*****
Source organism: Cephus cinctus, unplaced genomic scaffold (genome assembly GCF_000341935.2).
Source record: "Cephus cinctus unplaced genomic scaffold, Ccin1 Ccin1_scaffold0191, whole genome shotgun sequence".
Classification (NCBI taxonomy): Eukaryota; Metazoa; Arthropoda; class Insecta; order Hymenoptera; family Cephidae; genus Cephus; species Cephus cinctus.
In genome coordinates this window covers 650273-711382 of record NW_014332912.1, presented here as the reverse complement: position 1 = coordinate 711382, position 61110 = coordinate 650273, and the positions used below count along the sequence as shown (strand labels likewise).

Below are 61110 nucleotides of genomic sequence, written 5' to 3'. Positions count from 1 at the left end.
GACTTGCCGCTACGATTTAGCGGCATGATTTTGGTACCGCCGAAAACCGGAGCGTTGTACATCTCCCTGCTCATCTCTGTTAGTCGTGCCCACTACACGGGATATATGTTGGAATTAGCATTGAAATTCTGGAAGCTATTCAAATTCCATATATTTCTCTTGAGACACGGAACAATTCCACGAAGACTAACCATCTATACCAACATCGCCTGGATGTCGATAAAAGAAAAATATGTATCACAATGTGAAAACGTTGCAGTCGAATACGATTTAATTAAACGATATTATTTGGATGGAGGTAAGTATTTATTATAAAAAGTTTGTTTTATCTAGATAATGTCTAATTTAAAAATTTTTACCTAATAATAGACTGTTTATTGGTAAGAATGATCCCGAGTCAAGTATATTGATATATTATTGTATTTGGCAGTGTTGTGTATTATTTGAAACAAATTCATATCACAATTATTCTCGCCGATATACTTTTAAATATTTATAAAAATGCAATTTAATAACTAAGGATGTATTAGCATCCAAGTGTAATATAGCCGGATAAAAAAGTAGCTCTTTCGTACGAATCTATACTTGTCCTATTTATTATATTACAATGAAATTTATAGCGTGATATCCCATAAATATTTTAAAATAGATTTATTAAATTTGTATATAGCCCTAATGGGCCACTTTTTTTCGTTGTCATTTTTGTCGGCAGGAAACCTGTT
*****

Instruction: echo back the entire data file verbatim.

Source organism: Cephus cinctus, unplaced genomic scaffold (genome assembly GCF_000341935.2).
Source record: "Cephus cinctus unplaced genomic scaffold, Ccin1 Ccin1_scaffold0191, whole genome shotgun sequence".
Classification (NCBI taxonomy): Eukaryota; Metazoa; Arthropoda; class Insecta; order Hymenoptera; family Cephidae; genus Cephus; species Cephus cinctus.
In genome coordinates this window covers 650273-711382 of record NW_014332912.1, presented here as the reverse complement: position 1 = coordinate 711382, position 61110 = coordinate 650273, and the positions used below count along the sequence as shown (strand labels likewise).

Below are 61110 nucleotides of genomic sequence, written 5' to 3'. Positions count from 1 at the left end.
GACTTGCCGCTACGATTTAGCGGCATGATTTTGGTACCGCCGAAAACCGGAGCGTTGTACATCTCCCTGCTCATCTCTGTTAGTCGTGCCCACTACACGGGATATATGTTGGAATTAGCATTGAAATTCTGGAAGCTATTCAAATTCCATATATTTCTCTTGAGACACGGAACAATTCCACGAAGACTAACCATCTATACCAACATCGCCTGGATGTCGATAAAAGAAAAATATGTATCACAATGTGAAAACGTTGCAGTCGAATACGATTTAATTAAACGATATTATTTGGATGGAGGTAAGTATTTATTATAAAAAGTTTGTTTTATCTAGATAATGTCTAATTTAAAAATTTTTACCTAATAATAGACTGTTTATTGGTAAGAATGATCCCGAGTCAAGTATATTGATATATTATTGTATTTGGCAGTGTTGTGTATTATTTGAAACAAATTCATATCACAATTATTCTCGCCGATATACTTTTAAATATTTATAAAAATGCAATTTAATAACTAAGGATGTATTAGCATCCAAGTGTAATATAGCCGGATAAAAAAGTAGCTCTTTCGTACGAATCTATACTTGTCCTATTTATTATATTACAATGAAATTTATAGCGTGATATCCCATAAATATTTTAAAATAGATTTATTAAATTTGTATATAGCCCTAATGGGCCACTTTTTTTCGTTGTCATTTTTGTCGGCAGGAAACCTGTT